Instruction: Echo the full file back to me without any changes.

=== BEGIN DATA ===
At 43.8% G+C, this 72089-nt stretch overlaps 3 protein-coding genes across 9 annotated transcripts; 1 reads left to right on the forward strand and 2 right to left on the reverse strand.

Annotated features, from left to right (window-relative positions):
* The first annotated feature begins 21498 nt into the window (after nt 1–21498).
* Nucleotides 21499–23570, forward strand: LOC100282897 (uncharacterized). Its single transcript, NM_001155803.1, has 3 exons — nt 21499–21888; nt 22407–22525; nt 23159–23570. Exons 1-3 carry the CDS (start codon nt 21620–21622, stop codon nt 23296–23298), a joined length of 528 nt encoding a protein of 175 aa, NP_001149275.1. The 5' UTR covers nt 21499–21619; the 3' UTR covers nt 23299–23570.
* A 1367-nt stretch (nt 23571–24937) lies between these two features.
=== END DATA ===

At 43.8% G+C, this 72089-nt stretch overlaps 3 protein-coding genes across 9 annotated transcripts; 1 reads left to right on the forward strand and 2 right to left on the reverse strand.

Annotated features, from left to right (window-relative positions):
* The first annotated feature begins 21498 nt into the window (after nt 1–21498).
* Nucleotides 21499–23570, forward strand: LOC100282897 (uncharacterized). Its single transcript, NM_001155803.1, has 3 exons — nt 21499–21888; nt 22407–22525; nt 23159–23570. Exons 1-3 carry the CDS (start codon nt 21620–21622, stop codon nt 23296–23298), a joined length of 528 nt encoding a protein of 175 aa, NP_001149275.1. The 5' UTR covers nt 21499–21619; the 3' UTR covers nt 23299–23570.
* A 1367-nt stretch (nt 23571–24937) lies between these two features.